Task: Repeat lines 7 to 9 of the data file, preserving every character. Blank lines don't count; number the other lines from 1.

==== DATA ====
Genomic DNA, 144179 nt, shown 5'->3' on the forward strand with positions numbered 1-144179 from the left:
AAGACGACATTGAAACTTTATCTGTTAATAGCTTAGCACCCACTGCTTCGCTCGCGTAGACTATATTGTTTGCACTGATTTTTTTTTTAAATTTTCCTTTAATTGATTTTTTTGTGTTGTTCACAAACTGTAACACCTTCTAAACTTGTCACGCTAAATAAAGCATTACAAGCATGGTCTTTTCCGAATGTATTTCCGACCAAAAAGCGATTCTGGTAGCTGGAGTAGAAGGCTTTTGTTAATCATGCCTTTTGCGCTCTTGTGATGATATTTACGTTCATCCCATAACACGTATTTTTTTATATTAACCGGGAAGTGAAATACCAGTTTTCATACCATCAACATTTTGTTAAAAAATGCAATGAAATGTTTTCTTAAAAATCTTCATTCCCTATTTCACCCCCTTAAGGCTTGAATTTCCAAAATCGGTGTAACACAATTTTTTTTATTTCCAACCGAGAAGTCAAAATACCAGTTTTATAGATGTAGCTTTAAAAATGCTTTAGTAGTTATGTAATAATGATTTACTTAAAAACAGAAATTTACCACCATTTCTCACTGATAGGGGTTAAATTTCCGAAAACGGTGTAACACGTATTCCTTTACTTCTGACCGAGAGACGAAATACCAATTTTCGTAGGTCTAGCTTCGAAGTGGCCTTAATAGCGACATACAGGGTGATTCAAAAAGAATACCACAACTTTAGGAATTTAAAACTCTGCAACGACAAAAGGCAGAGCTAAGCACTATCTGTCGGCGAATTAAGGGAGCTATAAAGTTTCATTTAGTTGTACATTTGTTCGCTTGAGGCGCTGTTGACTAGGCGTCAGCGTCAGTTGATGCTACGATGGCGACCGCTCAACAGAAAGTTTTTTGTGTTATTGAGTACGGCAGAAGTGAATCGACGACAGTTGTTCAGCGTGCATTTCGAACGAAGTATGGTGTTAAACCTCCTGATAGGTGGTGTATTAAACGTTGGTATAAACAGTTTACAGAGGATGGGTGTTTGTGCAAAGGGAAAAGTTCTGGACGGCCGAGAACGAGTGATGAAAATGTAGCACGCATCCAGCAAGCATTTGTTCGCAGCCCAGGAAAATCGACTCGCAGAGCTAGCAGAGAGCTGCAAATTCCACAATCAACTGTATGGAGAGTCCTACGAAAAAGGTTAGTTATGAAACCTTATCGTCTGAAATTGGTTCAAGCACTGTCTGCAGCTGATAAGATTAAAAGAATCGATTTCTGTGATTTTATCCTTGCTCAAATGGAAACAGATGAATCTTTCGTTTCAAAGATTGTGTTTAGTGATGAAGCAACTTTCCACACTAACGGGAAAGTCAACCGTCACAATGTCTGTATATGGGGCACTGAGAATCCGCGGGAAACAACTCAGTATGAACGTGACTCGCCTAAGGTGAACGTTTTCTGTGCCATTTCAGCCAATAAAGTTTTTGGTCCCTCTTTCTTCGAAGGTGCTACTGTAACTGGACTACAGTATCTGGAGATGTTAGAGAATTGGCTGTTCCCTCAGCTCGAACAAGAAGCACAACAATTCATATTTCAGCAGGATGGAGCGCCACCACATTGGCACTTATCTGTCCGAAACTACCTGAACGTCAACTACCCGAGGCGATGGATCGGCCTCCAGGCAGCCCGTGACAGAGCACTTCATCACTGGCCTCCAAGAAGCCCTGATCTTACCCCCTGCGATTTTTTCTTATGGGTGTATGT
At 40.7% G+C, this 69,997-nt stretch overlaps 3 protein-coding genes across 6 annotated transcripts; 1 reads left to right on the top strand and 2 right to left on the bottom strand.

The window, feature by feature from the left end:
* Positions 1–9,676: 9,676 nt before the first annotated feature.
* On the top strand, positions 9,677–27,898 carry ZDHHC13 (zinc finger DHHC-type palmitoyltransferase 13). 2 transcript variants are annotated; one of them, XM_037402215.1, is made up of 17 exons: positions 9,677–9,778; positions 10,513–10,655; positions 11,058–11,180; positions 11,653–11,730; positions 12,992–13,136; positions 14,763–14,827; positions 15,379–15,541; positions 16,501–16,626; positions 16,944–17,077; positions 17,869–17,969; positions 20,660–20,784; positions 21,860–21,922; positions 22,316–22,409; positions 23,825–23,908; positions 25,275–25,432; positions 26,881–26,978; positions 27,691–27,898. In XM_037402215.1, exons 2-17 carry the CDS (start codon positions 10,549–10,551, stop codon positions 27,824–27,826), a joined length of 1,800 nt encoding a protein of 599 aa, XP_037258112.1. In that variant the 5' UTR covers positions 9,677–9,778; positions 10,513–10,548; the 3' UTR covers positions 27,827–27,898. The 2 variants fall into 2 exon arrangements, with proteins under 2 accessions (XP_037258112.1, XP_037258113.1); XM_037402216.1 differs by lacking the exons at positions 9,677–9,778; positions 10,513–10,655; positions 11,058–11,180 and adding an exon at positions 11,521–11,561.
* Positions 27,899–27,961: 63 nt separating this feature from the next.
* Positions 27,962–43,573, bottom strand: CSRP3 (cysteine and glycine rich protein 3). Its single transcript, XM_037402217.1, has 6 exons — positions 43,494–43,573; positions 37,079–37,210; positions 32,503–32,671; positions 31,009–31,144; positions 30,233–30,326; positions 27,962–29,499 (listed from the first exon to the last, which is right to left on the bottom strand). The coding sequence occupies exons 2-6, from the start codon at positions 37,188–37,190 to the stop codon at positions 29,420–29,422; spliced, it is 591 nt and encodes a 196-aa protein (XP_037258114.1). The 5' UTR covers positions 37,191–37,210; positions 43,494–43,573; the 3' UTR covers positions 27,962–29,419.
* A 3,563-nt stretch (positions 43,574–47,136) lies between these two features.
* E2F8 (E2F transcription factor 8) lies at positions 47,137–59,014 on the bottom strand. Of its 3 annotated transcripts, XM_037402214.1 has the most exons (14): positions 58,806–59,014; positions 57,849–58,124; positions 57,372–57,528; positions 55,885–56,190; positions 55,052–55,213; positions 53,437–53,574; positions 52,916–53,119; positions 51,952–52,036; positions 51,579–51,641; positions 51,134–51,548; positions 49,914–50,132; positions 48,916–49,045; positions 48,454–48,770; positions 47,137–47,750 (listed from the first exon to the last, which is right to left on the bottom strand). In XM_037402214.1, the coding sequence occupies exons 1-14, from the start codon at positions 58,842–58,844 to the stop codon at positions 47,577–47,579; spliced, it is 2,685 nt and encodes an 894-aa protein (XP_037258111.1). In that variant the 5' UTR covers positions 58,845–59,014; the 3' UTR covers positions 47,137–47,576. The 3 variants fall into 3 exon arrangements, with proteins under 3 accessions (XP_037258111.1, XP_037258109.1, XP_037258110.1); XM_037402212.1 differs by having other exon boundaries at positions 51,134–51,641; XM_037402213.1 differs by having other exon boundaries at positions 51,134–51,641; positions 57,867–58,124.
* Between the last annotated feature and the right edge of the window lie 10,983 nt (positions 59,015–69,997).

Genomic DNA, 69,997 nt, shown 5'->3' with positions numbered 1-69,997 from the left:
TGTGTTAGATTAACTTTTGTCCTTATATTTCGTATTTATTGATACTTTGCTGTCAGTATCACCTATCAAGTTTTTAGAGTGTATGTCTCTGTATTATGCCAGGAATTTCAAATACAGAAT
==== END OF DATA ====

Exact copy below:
* Positions 27,899–27,961: 63 nt separating this feature from the next.
* Positions 27,962–43,573, bottom strand: CSRP3 (cysteine and glycine rich protein 3). Its single transcript, XM_037402217.1, has 6 exons — positions 43,494–43,573; positions 37,079–37,210; positions 32,503–32,671; positions 31,009–31,144; positions 30,233–30,326; positions 27,962–29,499 (listed from the first exon to the last, which is right to left on the bottom strand). The coding sequence occupies exons 2-6, from the start codon at positions 37,188–37,190 to the stop codon at positions 29,420–29,422; spliced, it is 591 nt and encodes a 196-aa protein (XP_037258114.1). The 5' UTR covers positions 37,191–37,210; positions 43,494–43,573; the 3' UTR covers positions 27,962–29,419.
* A 3,563-nt stretch (positions 43,574–47,136) lies between these two features.